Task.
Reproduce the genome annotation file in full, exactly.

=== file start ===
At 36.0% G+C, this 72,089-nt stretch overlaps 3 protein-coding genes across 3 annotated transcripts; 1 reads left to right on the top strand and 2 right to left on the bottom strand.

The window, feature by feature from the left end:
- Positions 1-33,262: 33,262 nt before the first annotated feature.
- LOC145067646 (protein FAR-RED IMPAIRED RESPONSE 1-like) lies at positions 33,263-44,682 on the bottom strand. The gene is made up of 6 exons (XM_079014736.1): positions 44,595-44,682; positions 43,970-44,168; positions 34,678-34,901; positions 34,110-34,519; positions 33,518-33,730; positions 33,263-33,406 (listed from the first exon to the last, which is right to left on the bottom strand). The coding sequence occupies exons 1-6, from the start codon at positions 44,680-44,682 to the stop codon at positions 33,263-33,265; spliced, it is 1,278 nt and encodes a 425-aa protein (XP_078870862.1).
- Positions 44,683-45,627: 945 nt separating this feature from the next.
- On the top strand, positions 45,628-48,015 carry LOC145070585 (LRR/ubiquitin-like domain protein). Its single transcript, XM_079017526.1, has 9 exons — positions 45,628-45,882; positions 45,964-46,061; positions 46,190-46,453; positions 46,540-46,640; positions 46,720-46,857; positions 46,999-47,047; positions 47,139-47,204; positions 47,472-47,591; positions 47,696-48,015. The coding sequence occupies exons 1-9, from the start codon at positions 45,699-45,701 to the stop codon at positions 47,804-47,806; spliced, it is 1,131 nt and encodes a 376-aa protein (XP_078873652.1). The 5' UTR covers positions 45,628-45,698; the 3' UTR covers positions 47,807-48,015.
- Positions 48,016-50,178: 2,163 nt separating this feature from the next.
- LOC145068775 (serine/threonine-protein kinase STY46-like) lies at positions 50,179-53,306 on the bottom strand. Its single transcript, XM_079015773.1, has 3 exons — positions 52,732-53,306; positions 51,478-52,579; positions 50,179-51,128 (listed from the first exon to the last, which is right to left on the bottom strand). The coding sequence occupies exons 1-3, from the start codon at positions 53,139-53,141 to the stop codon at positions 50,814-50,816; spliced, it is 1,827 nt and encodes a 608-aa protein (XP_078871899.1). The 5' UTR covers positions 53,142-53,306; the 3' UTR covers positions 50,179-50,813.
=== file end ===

At 36.0% G+C, this 72,089-nt stretch overlaps 3 protein-coding genes across 3 annotated transcripts; 1 reads left to right on the top strand and 2 right to left on the bottom strand.

The window, feature by feature from the left end:
- Positions 1-33,262: 33,262 nt before the first annotated feature.
- LOC145067646 (protein FAR-RED IMPAIRED RESPONSE 1-like) lies at positions 33,263-44,682 on the bottom strand. The gene is made up of 6 exons (XM_079014736.1): positions 44,595-44,682; positions 43,970-44,168; positions 34,678-34,901; positions 34,110-34,519; positions 33,518-33,730; positions 33,263-33,406 (listed from the first exon to the last, which is right to left on the bottom strand). The coding sequence occupies exons 1-6, from the start codon at positions 44,680-44,682 to the stop codon at positions 33,263-33,265; spliced, it is 1,278 nt and encodes a 425-aa protein (XP_078870862.1).
- Positions 44,683-45,627: 945 nt separating this feature from the next.
- On the top strand, positions 45,628-48,015 carry LOC145070585 (LRR/ubiquitin-like domain protein). Its single transcript, XM_079017526.1, has 9 exons — positions 45,628-45,882; positions 45,964-46,061; positions 46,190-46,453; positions 46,540-46,640; positions 46,720-46,857; positions 46,999-47,047; positions 47,139-47,204; positions 47,472-47,591; positions 47,696-48,015. The coding sequence occupies exons 1-9, from the start codon at positions 45,699-45,701 to the stop codon at positions 47,804-47,806; spliced, it is 1,131 nt and encodes a 376-aa protein (XP_078873652.1). The 5' UTR covers positions 45,628-45,698; the 3' UTR covers positions 47,807-48,015.
- Positions 48,016-50,178: 2,163 nt separating this feature from the next.
- LOC145068775 (serine/threonine-protein kinase STY46-like) lies at positions 50,179-53,306 on the bottom strand. Its single transcript, XM_079015773.1, has 3 exons — positions 52,732-53,306; positions 51,478-52,579; positions 50,179-51,128 (listed from the first exon to the last, which is right to left on the bottom strand). The coding sequence occupies exons 1-3, from the start codon at positions 53,139-53,141 to the stop codon at positions 50,814-50,816; spliced, it is 1,827 nt and encodes a 608-aa protein (XP_078871899.1). The 5' UTR covers positions 53,142-53,306; the 3' UTR covers positions 50,179-50,813.